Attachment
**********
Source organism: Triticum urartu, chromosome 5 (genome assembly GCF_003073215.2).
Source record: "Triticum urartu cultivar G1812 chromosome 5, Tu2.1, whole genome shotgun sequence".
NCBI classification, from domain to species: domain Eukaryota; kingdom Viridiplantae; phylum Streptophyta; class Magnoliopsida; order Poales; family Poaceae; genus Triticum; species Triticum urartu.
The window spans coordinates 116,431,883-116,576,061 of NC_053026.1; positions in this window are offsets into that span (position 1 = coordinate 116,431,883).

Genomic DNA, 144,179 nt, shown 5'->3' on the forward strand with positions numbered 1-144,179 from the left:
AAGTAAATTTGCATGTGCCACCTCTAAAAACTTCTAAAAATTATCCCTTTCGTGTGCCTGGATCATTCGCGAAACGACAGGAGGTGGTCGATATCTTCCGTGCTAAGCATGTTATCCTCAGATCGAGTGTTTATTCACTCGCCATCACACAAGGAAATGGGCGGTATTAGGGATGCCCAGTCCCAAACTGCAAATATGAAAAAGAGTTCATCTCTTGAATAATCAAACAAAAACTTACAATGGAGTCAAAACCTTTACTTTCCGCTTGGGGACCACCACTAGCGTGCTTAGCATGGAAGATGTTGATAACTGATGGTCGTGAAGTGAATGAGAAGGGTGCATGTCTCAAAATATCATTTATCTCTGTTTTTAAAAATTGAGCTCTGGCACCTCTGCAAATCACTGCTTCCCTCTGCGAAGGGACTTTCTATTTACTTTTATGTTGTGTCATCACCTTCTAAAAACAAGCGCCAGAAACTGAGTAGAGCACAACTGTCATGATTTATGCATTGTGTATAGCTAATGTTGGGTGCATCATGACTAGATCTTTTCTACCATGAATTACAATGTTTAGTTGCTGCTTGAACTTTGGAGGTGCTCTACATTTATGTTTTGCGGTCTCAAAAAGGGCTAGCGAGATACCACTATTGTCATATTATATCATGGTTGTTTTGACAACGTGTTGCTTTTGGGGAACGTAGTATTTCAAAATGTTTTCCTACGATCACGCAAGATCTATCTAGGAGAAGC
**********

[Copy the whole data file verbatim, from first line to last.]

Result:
Source organism: Triticum urartu, chromosome 5 (genome assembly GCF_003073215.2).
Source record: "Triticum urartu cultivar G1812 chromosome 5, Tu2.1, whole genome shotgun sequence".
NCBI classification, from domain to species: domain Eukaryota; kingdom Viridiplantae; phylum Streptophyta; class Magnoliopsida; order Poales; family Poaceae; genus Triticum; species Triticum urartu.
The window spans coordinates 116,431,883-116,576,061 of NC_053026.1; positions in this window are offsets into that span (position 1 = coordinate 116,431,883).

Genomic DNA, 144,179 nt, shown 5'->3' on the forward strand with positions numbered 1-144,179 from the left:
AAGTAAATTTGCATGTGCCACCTCTAAAAACTTCTAAAAATTATCCCTTTCGTGTGCCTGGATCATTCGCGAAACGACAGGAGGTGGTCGATATCTTCCGTGCTAAGCATGTTATCCTCAGATCGAGTGTTTATTCACTCGCCATCACACAAGGAAATGGGCGGTATTAGGGATGCCCAGTCCCAAACTGCAAATATGAAAAAGAGTTCATCTCTTGAATAATCAAACAAAAACTTACAATGGAGTCAAAACCTTTACTTTCCGCTTGGGGACCACCACTAGCGTGCTTAGCATGGAAGATGTTGATAACTGATGGTCGTGAAGTGAATGAGAAGGGTGCATGTCTCAAAATATCATTTATCTCTGTTTTTAAAAATTGAGCTCTGGCACCTCTGCAAATCACTGCTTCCCTCTGCGAAGGGACTTTCTATTTACTTTTATGTTGTGTCATCACCTTCTAAAAACAAGCGCCAGAAACTGAGTAGAGCACAACTGTCATGATTTATGCATTGTGTATAGCTAATGTTGGGTGCATCATGACTAGATCTTTTCTACCATGAATTACAATGTTTAGTTGCTGCTTGAACTTTGGAGGTGCTCTACATTTATGTTTTGCGGTCTCAAAAAGGGCTAGCGAGATACCACTATTGTCATATTATATCATGGTTGTTTTGACAACGTGTTGCTTTTGGGGAACGTAGTATTTCAAAATGTTTTCCTACGATCACGCAAGATCTATCTAGGAGAAGC